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Opinion

Motive in Boston bombings: Look to tribal code of honor

The Tsarnaev brothers, suspects in the Boston bombings, are ethnic Chechens, stemming from a tribal society in which a code of honor and revenge plays a major role. As questions turn to motive, this code may be far more relevant than the brothers' views of Islam.

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The disconnect and tribal code may well have been strengthened when the older brother, Tamerlan,  returned to the Caucasus in 2012 for six months, staying with his father, who had moved back to Dagestan, another troubled tribal periphery in the Caucasus. During that time, Dagestan experienced (and still does) violent, fatal clashes between security forces and the local tribal population.

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When Tamerlan returned to the US, his YouTube account adopted a more puritanical, religious flavor, according to media reports. But if it is a tribal code of revenge that chiefly motivated the suspects, then their purpose in the bombings would have been nothing more than to inflict maximum pain in the cruelest way, evidenced by the targeting of the marathon, which is an apolitical event in which all the people of Boston, whether black, white, Jewish, Muslim, or Christian, come together to celebrate a new season and a historic tradition.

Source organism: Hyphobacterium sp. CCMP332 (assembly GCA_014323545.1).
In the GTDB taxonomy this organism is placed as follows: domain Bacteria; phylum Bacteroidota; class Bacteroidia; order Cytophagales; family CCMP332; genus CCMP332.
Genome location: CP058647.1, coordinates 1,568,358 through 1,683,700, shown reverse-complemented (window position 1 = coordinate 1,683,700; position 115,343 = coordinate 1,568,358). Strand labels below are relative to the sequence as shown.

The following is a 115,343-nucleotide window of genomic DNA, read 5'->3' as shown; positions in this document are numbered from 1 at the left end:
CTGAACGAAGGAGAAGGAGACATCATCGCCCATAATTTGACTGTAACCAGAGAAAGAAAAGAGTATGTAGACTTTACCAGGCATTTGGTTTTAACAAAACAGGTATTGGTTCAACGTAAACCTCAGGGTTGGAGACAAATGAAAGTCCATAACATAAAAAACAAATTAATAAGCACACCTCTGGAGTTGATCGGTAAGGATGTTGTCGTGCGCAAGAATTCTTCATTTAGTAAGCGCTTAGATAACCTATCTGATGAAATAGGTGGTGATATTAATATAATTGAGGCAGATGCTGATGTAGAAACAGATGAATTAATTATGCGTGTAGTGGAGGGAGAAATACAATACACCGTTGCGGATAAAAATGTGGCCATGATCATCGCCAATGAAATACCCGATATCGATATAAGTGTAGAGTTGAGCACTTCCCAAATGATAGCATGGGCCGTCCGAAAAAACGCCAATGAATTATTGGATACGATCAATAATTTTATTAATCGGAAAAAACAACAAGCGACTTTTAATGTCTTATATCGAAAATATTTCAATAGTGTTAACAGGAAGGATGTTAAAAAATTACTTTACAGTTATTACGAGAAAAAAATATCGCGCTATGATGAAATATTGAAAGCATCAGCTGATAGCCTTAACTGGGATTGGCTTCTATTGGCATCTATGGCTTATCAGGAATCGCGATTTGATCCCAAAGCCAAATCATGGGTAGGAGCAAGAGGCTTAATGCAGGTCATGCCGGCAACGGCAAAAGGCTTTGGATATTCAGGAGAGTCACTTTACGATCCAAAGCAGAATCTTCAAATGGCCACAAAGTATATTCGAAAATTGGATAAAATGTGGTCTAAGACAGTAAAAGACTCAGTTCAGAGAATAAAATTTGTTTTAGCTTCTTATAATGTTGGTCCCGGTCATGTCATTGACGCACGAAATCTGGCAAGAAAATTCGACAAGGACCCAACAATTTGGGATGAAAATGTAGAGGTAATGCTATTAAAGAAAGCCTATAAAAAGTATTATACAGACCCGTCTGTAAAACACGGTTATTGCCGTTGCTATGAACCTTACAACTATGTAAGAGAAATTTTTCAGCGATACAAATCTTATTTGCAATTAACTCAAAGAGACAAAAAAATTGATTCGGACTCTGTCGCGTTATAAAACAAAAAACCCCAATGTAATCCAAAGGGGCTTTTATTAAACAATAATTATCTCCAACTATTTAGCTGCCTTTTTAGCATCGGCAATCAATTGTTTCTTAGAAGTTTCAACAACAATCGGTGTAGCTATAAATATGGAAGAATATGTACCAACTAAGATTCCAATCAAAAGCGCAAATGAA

In the long term, the answer to violence abroad in tribal societies in the Muslim world is for central governments, including Russia, to change the paradigm with which they treat the periphery, granting all of their citizens equal rights, respect, and dignity. Government officials and security forces posted on the periphery need to have some idea of local culture and custom. Most importantly they need to act honestly and ensure justice between clans.

Lineage elders and religious leaders in these regions have traditionally underwritten the stability and continuity of tribal life. They have overseen councils which ensure that disputes are resolved and conflict contained. Unfortunately, central government officials and local lineage and religious leaders are now barely functional in most tribal societies as a result of violence. Central government officials have become the target of suicide bombers. Without a slow but determined reconstruction of this three-part administrative structure, there is little hope of peace in the tribal territories in the Muslim world.

Here in the US, Muslim leaders – especially imams and community leaders – need to be vigilant and act as guides to young people. The young need to channel their energy and angst toward constructive projects. Non-Muslim Americans also need to avoid feeding into stereotypes of Muslims as intrinsically associated with terrorism, which also alienates young Muslims. America must not go down the same route that it took over a decade ago, which created a chasm between Muslims and non-Muslims. 

The challenge is to make isolated communities feel part of a larger community, to fulfill the pluralism envisioned by the Founding Fathers of this great nation.

Akbar Ahmed is the Ibn Khaldun Chair of Islamic Studies at American University’s School of International Service in Washington, and the former Pakistani High Commissioner to the United Kingdom. He is the author of "The Thistle and the Drone: How America’s War on Terror Became a Global War on Tribal Islam" (Brookings Press, March 2013). 

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